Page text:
Progression of human immunodeficiency virus disease among infants and children infected perinatally with human immunodeficiency virus or through neonatal blood transfusion. Los Angeles County Pediatric AIDS Consortium and the Los Angeles County-University of Southern California Medical Center and the University of Southern California School of Medicine

Pediatr Infect Dis J. 1994 Dec;13(12):1091-7. doi: 10.1097/00006454-199412000-00004.

Abstract

Using community-based surveillance data for pediatric human immunodeficiency virus (HIV) infection, we examined disease progression using survival analysis among perinatally HIV-infected children and children HIV-infected through a neonatal blood transfusion. As of December 31, 1991, 238 HIV-infected children (classified P-1 or P-2 according to the Centers for Disease Control and Prevention classification system) were identified. Median symptom-free survival time from birth to symptomatic infection (P-2) was different for perinatally acquired (n = 166) and neonatal transfusion-acquired (n = 72) infection (6.4 months vs. 17.8 months, respectively; P < 0.001). Survival after development of symptomatic infection (P-2) did not differ by transmission mode. Survival differences from birth to death were significant at P < 0.05 (75% of perinatally HIV-infected children survived 44 months vs. 71 months for transfusion-associated children). Although survival estimates improved for those receiving antiretroviral treatment, differences by mode were still observed. For perinatally HIV-infected children, mortality was highest in the first year of life (12%). Those remaining symptom-free beyond their first year demonstrated survival experiences similar to those for children with transfusion-associated infection.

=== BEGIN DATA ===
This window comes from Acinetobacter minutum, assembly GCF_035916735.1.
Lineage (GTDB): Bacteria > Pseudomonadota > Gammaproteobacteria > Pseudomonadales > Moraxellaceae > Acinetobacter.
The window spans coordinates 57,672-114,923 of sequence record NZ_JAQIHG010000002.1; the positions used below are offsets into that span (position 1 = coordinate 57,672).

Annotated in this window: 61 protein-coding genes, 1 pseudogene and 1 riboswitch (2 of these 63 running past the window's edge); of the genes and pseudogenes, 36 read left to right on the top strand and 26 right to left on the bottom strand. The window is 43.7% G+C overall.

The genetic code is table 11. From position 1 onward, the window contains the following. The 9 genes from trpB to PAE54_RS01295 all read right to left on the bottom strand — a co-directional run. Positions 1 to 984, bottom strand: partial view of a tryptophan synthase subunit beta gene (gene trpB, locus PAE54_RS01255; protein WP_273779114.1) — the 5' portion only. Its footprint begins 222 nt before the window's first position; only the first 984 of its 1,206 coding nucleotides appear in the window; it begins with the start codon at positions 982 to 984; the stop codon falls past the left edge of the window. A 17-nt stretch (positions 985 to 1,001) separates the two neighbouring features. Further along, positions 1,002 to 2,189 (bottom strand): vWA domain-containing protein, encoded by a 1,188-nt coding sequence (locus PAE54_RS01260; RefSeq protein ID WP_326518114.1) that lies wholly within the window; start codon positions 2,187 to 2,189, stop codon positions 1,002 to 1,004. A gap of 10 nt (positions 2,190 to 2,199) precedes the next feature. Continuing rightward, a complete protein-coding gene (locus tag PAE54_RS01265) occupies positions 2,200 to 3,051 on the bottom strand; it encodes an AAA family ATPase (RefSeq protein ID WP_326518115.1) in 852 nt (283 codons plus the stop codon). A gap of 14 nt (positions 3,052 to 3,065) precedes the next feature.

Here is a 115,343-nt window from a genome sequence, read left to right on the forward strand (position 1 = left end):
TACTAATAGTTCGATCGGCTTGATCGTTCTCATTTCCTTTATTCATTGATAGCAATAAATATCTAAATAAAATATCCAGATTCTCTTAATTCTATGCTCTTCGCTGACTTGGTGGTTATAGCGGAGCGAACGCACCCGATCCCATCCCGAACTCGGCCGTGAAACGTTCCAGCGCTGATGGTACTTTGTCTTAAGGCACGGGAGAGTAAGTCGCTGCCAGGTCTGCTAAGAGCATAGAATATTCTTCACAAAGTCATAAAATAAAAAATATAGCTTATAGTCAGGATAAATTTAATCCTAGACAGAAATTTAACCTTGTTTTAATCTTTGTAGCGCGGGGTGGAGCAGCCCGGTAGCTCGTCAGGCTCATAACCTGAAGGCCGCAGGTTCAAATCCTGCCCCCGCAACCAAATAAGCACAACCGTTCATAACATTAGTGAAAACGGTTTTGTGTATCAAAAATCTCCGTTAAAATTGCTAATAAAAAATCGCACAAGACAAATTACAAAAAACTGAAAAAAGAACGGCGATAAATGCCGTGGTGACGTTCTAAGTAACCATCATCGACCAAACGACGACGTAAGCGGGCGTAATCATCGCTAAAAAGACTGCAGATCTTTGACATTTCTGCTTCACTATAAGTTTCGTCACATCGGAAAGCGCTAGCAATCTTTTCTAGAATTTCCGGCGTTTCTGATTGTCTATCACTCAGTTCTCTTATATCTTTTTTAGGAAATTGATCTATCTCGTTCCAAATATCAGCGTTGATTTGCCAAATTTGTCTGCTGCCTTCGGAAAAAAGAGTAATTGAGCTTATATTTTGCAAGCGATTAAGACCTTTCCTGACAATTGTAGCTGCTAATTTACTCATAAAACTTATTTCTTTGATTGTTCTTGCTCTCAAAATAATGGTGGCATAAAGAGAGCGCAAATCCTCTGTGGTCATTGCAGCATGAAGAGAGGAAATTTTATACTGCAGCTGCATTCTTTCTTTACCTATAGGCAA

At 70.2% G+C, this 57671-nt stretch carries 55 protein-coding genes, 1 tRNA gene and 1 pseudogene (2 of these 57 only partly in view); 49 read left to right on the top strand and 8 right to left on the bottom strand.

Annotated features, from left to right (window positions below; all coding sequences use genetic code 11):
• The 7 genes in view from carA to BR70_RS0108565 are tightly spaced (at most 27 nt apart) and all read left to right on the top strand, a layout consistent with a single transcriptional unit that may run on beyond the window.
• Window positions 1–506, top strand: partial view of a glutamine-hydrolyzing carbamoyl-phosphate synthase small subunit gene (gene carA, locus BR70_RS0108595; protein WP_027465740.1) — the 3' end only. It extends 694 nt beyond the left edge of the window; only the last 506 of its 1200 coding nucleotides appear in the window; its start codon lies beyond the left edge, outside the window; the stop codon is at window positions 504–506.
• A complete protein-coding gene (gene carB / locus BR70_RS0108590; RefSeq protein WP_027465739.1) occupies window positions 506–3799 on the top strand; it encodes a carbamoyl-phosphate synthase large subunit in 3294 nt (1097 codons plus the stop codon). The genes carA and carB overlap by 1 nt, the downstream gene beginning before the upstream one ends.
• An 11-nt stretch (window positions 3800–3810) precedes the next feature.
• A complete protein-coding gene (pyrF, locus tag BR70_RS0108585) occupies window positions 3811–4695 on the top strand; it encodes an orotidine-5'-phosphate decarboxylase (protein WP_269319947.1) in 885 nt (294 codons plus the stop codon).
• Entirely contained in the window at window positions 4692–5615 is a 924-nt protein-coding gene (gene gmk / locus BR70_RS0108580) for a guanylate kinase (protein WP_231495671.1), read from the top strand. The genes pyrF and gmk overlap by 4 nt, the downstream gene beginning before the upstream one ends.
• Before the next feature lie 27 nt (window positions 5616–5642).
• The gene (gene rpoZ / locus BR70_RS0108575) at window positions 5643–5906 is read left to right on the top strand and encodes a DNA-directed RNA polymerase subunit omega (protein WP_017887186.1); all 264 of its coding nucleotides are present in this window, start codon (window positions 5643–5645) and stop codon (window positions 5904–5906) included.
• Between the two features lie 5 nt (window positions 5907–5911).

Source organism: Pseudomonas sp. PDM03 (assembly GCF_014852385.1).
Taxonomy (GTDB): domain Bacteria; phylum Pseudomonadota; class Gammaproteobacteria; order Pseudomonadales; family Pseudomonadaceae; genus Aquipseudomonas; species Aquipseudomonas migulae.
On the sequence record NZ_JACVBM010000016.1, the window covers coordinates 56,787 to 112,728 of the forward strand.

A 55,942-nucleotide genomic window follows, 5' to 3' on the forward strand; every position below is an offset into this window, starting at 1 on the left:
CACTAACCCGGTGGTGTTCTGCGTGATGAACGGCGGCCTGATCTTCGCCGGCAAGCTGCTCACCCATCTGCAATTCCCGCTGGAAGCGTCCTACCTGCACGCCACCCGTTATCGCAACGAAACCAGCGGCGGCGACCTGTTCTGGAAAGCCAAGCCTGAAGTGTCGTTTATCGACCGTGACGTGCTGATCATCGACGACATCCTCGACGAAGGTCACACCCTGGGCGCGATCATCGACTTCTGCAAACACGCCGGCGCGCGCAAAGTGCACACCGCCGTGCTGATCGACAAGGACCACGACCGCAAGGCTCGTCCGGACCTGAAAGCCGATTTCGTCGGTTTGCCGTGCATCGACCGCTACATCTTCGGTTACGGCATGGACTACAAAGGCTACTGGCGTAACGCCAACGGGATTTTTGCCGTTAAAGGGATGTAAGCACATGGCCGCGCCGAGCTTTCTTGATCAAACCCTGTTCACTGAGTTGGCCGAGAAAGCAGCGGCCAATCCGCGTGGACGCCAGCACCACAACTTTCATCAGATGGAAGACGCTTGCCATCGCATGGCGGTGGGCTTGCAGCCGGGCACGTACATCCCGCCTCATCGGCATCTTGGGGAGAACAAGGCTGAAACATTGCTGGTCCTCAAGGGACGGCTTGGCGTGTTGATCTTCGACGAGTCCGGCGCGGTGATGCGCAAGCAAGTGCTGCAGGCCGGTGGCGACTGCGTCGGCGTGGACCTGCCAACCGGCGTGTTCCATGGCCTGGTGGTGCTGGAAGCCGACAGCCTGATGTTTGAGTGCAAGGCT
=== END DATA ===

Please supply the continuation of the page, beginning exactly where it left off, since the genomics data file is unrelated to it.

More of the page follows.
Publication types

  • Research Support, U.S. Gov't, P.H.S.

MeSH terms

  • AIDS Serodiagnosis
  • Age Distribution
  • Child
  • Child, Preschool
  • Disease Progression
  • Female
  • HIV Infections / congenital
  • HIV Infections / mortality*
  • HIV Infections / physiopathology
  • HIV Infections / transmission
  • Humans
  • Infant
  • Infant, Newborn
  • Infectious Disease Transmission, Vertical
  • Male
  • Prospective Studies
  • Retrospective Studies
  • Risk Factors
  • Survival Analysis
  • Transfusion Reaction